House passes bill barring government from buying Huawei gear

The legislation now faces a Senate vote.

The FCC could be banned from providing funds to buy Huawei equipment.
Angela Lang/CNET

The US House of Representatives has voted to pass legislation that will prevent the government from using funds to help carriers buy Huawei's telecommunications equipment. Other equipment considered to be a threat to national security is also banned under the draft Secure and Trusted Communications Networks Act, as reported earlier Monday by The Hill. 

The move is "critical" to protect America's wireless networks from "malicious foreign interference," Energy and Commerce Committee Chairman Frank Pallone Jr. (D-NJ), Ranking Member Greg Walden (R-OR) and Reps. Doris Matsui (D-CA) and Brett Guthrie (R-KY) said.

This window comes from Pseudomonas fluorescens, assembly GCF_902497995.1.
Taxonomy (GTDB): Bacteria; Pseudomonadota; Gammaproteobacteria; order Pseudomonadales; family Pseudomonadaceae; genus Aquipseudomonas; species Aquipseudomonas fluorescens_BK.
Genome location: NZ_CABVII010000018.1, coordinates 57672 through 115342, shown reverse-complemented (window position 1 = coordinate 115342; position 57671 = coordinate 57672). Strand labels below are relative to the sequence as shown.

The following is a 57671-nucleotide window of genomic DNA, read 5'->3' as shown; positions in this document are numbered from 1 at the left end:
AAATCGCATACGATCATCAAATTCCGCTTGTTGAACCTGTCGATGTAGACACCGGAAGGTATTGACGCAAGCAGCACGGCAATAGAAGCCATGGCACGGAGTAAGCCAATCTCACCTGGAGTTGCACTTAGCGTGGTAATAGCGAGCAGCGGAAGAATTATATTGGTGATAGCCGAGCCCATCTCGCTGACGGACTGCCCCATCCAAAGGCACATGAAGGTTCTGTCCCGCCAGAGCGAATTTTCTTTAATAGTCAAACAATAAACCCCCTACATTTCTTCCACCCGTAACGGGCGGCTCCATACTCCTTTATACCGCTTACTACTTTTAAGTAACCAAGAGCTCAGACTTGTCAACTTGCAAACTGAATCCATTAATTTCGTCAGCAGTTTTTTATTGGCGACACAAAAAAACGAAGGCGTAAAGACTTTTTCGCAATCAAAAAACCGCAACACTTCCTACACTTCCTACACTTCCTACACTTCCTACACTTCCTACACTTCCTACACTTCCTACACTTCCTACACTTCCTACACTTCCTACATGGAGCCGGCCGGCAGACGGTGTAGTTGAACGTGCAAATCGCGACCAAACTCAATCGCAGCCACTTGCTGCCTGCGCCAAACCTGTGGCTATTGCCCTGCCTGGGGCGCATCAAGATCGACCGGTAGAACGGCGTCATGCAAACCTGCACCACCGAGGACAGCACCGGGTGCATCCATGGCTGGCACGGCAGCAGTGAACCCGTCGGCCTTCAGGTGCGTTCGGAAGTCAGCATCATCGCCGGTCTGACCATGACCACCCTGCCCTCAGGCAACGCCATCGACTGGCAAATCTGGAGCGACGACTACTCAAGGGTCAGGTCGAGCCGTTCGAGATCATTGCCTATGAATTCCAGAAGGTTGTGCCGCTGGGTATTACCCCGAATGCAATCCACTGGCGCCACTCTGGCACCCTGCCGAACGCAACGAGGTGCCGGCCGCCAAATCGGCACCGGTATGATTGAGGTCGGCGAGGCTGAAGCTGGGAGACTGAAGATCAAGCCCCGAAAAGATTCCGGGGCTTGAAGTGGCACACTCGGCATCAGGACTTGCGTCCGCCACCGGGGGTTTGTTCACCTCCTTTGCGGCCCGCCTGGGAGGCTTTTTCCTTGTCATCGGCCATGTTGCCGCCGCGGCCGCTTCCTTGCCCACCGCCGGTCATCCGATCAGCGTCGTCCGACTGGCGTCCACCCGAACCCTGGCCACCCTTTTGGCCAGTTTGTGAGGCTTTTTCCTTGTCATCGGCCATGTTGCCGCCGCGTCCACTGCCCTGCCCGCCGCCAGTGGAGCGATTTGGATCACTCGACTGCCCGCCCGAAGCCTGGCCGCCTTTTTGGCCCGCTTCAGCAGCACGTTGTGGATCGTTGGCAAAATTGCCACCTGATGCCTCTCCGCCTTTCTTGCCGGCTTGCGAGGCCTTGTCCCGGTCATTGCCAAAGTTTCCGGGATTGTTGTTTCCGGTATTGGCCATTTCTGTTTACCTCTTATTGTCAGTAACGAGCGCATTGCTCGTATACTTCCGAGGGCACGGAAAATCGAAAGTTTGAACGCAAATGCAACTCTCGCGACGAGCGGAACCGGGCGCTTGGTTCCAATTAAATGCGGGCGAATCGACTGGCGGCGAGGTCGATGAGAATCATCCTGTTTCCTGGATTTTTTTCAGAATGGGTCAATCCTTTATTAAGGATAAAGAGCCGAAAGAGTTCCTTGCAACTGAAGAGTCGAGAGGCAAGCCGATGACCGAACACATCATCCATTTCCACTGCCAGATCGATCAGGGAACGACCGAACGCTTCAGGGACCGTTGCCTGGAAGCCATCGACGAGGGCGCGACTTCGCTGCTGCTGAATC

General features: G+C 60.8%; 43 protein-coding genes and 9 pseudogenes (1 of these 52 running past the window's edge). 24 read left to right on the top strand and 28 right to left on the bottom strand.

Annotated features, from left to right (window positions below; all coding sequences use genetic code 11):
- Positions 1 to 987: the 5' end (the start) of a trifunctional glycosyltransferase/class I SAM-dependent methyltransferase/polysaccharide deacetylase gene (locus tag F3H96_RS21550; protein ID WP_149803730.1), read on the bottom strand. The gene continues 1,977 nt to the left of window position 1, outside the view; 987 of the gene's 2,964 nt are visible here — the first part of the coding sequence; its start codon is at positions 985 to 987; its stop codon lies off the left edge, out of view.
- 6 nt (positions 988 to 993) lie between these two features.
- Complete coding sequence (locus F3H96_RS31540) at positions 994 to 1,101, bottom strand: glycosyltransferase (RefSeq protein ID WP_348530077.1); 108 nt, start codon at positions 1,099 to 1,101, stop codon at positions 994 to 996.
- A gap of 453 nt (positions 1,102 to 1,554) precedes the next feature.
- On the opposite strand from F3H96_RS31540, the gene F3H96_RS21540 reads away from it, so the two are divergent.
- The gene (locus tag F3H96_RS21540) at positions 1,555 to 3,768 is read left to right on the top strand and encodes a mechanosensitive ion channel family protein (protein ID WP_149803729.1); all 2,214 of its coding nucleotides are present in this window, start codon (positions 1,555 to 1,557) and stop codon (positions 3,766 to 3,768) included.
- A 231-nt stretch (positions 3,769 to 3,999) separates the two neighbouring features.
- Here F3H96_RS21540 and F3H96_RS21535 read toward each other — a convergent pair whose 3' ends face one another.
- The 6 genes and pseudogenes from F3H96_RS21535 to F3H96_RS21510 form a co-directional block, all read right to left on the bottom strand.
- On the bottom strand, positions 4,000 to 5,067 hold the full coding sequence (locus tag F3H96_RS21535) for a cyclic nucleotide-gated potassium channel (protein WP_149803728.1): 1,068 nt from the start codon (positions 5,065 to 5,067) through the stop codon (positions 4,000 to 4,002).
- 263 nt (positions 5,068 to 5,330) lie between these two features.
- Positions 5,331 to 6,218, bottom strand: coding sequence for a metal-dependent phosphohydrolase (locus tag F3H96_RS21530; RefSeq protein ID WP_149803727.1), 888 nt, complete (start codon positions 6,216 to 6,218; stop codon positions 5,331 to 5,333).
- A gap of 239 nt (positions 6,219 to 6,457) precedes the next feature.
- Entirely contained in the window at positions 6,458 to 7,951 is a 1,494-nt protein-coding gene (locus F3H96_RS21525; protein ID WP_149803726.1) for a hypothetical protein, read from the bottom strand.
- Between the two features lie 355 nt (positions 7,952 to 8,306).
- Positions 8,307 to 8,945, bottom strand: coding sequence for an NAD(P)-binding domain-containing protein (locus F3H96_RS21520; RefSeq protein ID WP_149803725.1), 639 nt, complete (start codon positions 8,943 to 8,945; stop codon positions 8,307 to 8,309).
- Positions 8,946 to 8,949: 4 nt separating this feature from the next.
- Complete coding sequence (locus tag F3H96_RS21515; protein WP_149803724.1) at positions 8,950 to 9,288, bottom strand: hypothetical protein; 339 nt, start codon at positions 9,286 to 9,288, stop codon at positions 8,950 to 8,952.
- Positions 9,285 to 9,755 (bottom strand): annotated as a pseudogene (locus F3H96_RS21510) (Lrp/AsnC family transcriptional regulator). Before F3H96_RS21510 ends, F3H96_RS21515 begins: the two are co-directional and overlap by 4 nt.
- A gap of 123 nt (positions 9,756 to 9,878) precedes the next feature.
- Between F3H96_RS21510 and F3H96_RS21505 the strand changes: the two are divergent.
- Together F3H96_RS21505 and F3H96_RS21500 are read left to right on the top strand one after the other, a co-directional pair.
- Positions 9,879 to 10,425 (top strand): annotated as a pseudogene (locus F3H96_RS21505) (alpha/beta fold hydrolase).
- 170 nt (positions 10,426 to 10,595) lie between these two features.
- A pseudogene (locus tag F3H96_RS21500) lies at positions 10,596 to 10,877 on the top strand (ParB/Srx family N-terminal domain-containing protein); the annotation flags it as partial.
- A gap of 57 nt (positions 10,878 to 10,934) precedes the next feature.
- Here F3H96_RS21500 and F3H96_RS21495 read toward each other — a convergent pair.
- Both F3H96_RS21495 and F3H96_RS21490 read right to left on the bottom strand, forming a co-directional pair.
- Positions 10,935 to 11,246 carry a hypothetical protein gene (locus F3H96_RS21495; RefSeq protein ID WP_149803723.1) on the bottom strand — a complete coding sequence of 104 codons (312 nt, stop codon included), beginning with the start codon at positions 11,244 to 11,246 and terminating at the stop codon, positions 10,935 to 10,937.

"Companies like Huawei and its affiliates pose a significant threat to America's commercial and security interests because a lot of communications providers rely heavily on their equipment," they added in a statement Monday.

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The draft legislation -- which now faces a vote from the Senate -- prevents the Federal Communications Commission from providing funds to carriers to purchase the equipment, The Hill said. It also requires the government to help smaller carriers rip out any "suspect network equipment," and it will see the government share supply chain security information with carriers.

The FCC had similarly voted unanimously in November to bar use of its $8.5 million a year Universal Service Fund to purchase equipment and services from Chinese providers Huawei and ZTE.

Huawei was blacklisted in May when it was added to the United States' "entity list" (PDF). In addition to adding Huawei to the list, US President Donald Trump at the same time signed an executive order essentially banning the company in light of national security concerns that Huawei had close ties with the Chinese government. Huawei has repeatedly denied that charge.

Huawei didn't immediately respond to a request for comment.